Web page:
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How do Medicare Supplement Plans Work with Medicare?

Updated: June 24, 2024
By: Jonathan Trout
Jonathan Trout
Content Manager
Jonathan is a former product and content manager for Retirement Living. His background spans sales/marketing, finance, and telecommunications. Jonathan’s expertise in consumer wellness and research-backed data stories helped educate seniors on financial planning, retirement, and community resources. Jonathan graduated from Oklahoma State University with a B.S. in Environmental Sociology.
Content Manager
Edited by: Lauren Hamer
Lauren Hamer
Sr. Editor
Bringing more than a decade of editorial experience to Retirement Living, Lauren focuses on reporting senior-related issues, including retirement planning, finance, consumer protection, and health and wellness. Lauren has edited consumer content for Credible, Angi, Slickdeals, Jobs for the Future, and more.
Sr. Editor

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You’ve had a lifetime of working, probably covered by your employer’s insurance. However, when you turn 65, you have other choices to consider when it comes to health care coverage. You will need to decide on signing up for a Medicare Advantage plan or decide on Medicare with a Medicare supplement plan (Medigap) to fill in the gaps associated with Medicare.

Medicare Advantage and Medicare supplement plans do not work together – you have to choose one or the other. If you choose the original Medicare option, Medicare supplement plans are important because these plans add an extra element, or boost, to your main coverage by paying for gaps for stand-alone prescription drug plans, employer group health coverage and other retiree benefits. Original Medicare will pay first, followed by the payment by the Medicare supplement plan you’ve subscribed to in order to fill in the gaps.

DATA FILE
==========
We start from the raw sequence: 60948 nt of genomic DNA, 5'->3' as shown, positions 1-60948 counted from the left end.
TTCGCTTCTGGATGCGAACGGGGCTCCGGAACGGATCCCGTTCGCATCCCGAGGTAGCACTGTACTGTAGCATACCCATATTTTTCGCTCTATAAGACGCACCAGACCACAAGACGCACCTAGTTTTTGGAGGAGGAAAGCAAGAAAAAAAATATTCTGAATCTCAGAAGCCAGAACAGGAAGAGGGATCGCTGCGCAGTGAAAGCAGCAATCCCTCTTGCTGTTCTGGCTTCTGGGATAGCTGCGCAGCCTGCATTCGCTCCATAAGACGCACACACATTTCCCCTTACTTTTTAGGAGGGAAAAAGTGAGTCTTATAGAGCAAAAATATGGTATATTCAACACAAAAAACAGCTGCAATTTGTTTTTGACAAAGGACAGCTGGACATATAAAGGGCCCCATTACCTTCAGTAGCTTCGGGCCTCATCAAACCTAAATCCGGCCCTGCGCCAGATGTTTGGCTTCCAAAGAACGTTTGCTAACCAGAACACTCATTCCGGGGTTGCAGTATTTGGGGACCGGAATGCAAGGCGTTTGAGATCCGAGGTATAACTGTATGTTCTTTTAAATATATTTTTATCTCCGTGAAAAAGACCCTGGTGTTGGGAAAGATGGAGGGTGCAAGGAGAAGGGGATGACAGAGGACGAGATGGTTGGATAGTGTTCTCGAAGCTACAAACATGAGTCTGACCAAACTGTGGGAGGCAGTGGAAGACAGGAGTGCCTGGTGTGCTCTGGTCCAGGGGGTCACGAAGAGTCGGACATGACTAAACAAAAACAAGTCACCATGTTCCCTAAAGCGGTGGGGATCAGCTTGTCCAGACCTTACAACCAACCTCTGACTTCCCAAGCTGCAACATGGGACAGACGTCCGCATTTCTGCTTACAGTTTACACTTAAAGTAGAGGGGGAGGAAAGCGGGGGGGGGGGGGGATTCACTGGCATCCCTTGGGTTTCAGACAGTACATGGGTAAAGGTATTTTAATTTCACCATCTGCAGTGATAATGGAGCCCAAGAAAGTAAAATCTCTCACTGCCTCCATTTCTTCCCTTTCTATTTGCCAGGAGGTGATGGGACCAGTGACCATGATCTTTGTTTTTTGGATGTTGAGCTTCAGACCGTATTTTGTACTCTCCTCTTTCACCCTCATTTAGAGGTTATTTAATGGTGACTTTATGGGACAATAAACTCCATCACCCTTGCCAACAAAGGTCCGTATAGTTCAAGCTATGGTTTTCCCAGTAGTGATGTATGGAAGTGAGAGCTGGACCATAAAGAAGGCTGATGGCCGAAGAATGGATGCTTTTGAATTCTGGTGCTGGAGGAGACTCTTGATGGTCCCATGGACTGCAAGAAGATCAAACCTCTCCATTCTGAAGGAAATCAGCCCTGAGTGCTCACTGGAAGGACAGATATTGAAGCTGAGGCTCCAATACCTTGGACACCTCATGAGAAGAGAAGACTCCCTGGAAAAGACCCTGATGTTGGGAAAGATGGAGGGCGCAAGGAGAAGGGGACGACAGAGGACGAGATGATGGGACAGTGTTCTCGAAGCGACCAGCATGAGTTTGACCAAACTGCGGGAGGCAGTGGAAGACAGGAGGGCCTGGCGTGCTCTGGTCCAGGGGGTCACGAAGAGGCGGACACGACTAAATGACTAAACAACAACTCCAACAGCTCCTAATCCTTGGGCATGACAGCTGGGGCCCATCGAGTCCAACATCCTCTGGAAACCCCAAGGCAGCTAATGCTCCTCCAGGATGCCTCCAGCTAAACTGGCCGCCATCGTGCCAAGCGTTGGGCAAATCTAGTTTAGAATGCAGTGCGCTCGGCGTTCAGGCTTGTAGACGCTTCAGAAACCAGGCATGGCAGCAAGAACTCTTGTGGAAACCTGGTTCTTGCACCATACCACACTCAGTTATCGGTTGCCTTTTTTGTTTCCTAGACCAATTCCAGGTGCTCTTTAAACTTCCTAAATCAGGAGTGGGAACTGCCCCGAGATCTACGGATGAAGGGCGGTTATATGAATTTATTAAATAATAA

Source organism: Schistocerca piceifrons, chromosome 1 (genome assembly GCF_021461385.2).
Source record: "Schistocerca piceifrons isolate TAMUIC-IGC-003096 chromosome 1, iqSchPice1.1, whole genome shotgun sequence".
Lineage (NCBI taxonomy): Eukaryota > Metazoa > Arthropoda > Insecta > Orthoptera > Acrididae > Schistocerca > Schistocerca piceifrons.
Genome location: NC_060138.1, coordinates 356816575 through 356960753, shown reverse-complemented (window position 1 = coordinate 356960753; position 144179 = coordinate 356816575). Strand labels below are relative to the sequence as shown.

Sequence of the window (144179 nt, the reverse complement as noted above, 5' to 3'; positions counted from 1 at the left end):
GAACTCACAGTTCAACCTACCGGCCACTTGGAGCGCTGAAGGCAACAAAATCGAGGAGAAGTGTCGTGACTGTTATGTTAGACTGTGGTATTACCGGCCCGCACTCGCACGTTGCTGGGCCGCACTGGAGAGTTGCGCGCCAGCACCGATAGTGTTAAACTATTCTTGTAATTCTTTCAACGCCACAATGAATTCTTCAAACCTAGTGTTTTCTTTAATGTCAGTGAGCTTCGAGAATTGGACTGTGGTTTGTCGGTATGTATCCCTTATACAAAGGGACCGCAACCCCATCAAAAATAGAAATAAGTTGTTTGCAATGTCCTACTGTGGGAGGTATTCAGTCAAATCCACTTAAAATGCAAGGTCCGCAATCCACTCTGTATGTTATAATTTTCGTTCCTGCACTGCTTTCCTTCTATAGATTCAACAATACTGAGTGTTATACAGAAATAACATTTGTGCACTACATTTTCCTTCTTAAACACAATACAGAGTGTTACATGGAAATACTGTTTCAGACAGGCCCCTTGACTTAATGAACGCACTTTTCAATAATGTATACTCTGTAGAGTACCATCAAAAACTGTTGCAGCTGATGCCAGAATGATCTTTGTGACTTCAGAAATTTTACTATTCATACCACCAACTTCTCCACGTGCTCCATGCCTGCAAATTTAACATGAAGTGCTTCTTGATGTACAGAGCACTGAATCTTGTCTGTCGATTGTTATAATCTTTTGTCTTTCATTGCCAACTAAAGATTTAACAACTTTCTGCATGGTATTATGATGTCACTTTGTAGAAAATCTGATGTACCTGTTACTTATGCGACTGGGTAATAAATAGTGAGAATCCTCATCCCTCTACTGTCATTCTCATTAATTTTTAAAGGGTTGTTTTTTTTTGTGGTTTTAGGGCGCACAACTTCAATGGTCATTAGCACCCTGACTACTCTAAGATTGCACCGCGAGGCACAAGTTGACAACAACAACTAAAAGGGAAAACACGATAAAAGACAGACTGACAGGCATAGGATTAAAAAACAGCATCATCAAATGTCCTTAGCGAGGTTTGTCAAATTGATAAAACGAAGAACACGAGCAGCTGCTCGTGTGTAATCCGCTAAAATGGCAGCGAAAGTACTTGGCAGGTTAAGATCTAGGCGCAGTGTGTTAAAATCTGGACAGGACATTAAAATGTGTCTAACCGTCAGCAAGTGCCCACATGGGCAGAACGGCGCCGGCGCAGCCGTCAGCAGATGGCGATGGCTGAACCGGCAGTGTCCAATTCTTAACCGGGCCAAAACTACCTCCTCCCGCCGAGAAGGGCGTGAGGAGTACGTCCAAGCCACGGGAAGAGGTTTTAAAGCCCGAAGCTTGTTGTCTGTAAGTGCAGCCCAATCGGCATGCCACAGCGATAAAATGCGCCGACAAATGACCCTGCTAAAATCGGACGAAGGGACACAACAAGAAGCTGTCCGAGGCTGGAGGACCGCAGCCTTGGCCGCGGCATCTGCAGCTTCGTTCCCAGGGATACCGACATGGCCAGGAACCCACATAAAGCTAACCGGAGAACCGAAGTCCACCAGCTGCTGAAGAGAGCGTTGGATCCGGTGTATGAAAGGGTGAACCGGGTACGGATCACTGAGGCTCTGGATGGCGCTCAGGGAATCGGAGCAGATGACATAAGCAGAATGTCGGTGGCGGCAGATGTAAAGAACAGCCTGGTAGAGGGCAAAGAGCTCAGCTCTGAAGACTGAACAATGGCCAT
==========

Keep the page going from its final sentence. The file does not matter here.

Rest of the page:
However, if you are retired already or plan to retire soon, investigating Medicare’s full package – or a Medicare Advantage policy – should be on your to-do list during the three-month period before your 65th birthday and the seven months afterward. Part A covers most inpatient hospital stays, blood transfusions and hospice care, while Part B may cover doctor visits and preventive care such as wellness exams, outpatient surgeries and diagnostic tests, and some medical supplies and equipment.

Keep in mind that this may not be the end of your medical costs. While Part A and Part B cover most of the costs of many health care services, there are deductibles from procedures and services that add up quickly. This is why you need to consider Medicare supplement plans to cover the “gap” between Medicare and other costs.

How Medicare supplement insurance plans work with Medicare plans


Source: Getty

There are up to 10 standardized plans available – labeled A, B, C, D, F, G, K, L, M and N – that cover anywhere from four to nine of these benefits:

  • Medicare Part A coinsurance for hospital costs (up to an additional 365 days after Medicare benefits are used)
  • Medicare Part B coinsurance, copayment
  • First three pints of blood for a medical procedure
  • Part A hospice care coinsurance or copayment
  • Skilled nursing facility care coinsurance
  • Part A deductible
  • Part B deductible
  • Part B excess charges
  • Foreign travel emergencies

Keep in mind, all 10 Medicare supplement plans cover the coinsurance and 100 percent of hospital costs for Medicare Part A, but after that, plans differ in what they cover. For example, only Medicare supplement plans C and F cover the deductible of Part B. Other examples of how Medicare supplement plans work with Medicare include: